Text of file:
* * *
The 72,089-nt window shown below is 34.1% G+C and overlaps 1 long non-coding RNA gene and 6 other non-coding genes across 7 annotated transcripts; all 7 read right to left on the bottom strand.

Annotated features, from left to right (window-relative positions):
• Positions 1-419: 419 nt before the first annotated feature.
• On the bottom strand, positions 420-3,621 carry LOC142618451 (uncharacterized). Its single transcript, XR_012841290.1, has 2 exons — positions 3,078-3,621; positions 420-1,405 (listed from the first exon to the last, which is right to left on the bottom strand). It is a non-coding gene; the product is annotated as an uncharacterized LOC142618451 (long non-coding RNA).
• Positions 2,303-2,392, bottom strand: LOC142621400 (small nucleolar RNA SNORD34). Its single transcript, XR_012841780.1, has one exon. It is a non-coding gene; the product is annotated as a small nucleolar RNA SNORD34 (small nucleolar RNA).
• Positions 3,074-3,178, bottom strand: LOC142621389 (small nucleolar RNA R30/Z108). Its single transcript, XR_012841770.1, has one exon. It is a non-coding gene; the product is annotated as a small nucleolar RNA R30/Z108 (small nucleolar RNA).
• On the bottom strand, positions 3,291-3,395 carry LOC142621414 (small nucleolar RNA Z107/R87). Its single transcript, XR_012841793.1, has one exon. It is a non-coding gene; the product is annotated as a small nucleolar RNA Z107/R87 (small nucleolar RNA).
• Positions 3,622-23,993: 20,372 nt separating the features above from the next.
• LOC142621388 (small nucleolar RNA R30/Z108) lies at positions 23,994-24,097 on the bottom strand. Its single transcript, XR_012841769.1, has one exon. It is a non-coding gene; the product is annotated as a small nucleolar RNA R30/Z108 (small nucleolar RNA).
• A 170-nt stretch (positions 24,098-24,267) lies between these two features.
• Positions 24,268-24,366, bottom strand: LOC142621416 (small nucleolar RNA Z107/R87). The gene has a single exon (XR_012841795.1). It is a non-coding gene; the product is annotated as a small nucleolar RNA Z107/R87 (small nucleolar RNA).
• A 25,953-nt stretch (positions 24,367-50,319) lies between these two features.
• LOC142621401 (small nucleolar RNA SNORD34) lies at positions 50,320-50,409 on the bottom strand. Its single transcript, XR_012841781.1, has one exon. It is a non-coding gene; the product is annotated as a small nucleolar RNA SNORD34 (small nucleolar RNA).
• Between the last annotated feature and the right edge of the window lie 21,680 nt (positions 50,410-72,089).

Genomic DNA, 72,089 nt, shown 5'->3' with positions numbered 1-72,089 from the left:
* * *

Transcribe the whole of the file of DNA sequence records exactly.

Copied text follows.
The 72,089-nt window shown below is 34.1% G+C and overlaps 1 long non-coding RNA gene and 6 other non-coding genes across 7 annotated transcripts; all 7 read right to left on the bottom strand.

Annotated features, from left to right (window-relative positions):
• Positions 1-419: 419 nt before the first annotated feature.
• On the bottom strand, positions 420-3,621 carry LOC142618451 (uncharacterized). Its single transcript, XR_012841290.1, has 2 exons — positions 3,078-3,621; positions 420-1,405 (listed from the first exon to the last, which is right to left on the bottom strand). It is a non-coding gene; the product is annotated as an uncharacterized LOC142618451 (long non-coding RNA).
• Positions 2,303-2,392, bottom strand: LOC142621400 (small nucleolar RNA SNORD34). Its single transcript, XR_012841780.1, has one exon. It is a non-coding gene; the product is annotated as a small nucleolar RNA SNORD34 (small nucleolar RNA).
• Positions 3,074-3,178, bottom strand: LOC142621389 (small nucleolar RNA R30/Z108). Its single transcript, XR_012841770.1, has one exon. It is a non-coding gene; the product is annotated as a small nucleolar RNA R30/Z108 (small nucleolar RNA).
• On the bottom strand, positions 3,291-3,395 carry LOC142621414 (small nucleolar RNA Z107/R87). Its single transcript, XR_012841793.1, has one exon. It is a non-coding gene; the product is annotated as a small nucleolar RNA Z107/R87 (small nucleolar RNA).
• Positions 3,622-23,993: 20,372 nt separating the features above from the next.
• LOC142621388 (small nucleolar RNA R30/Z108) lies at positions 23,994-24,097 on the bottom strand. Its single transcript, XR_012841769.1, has one exon. It is a non-coding gene; the product is annotated as a small nucleolar RNA R30/Z108 (small nucleolar RNA).
• A 170-nt stretch (positions 24,098-24,267) lies between these two features.
• Positions 24,268-24,366, bottom strand: LOC142621416 (small nucleolar RNA Z107/R87). The gene has a single exon (XR_012841795.1). It is a non-coding gene; the product is annotated as a small nucleolar RNA Z107/R87 (small nucleolar RNA).
• A 25,953-nt stretch (positions 24,367-50,319) lies between these two features.
• LOC142621401 (small nucleolar RNA SNORD34) lies at positions 50,320-50,409 on the bottom strand. Its single transcript, XR_012841781.1, has one exon. It is a non-coding gene; the product is annotated as a small nucleolar RNA SNORD34 (small nucleolar RNA).
• Between the last annotated feature and the right edge of the window lie 21,680 nt (positions 50,410-72,089).

Genomic DNA, 72,089 nt, shown 5'->3' with positions numbered 1-72,089 from the left: